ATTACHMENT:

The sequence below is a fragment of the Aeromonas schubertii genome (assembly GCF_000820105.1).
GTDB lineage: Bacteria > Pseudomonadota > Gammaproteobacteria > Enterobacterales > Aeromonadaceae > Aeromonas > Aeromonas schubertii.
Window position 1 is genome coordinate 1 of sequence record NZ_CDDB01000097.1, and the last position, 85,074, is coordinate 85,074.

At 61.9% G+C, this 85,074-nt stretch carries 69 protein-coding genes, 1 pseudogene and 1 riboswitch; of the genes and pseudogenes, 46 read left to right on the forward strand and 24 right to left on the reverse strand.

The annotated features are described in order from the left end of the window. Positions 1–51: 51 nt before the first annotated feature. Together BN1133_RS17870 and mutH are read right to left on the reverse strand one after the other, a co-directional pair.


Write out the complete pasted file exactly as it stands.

The sequence below is a fragment of the Aeromonas schubertii genome (assembly GCF_000820105.1).
GTDB lineage: Bacteria > Pseudomonadota > Gammaproteobacteria > Enterobacterales > Aeromonadaceae > Aeromonas > Aeromonas schubertii.
Window position 1 is genome coordinate 1 of sequence record NZ_CDDB01000097.1, and the last position, 85,074, is coordinate 85,074.

At 61.9% G+C, this 85,074-nt stretch carries 69 protein-coding genes, 1 pseudogene and 1 riboswitch; of the genes and pseudogenes, 46 read left to right on the forward strand and 24 right to left on the reverse strand.

The annotated features are described in order from the left end of the window. Positions 1–51: 51 nt before the first annotated feature. Together BN1133_RS17870 and mutH are read right to left on the reverse strand one after the other, a co-directional pair.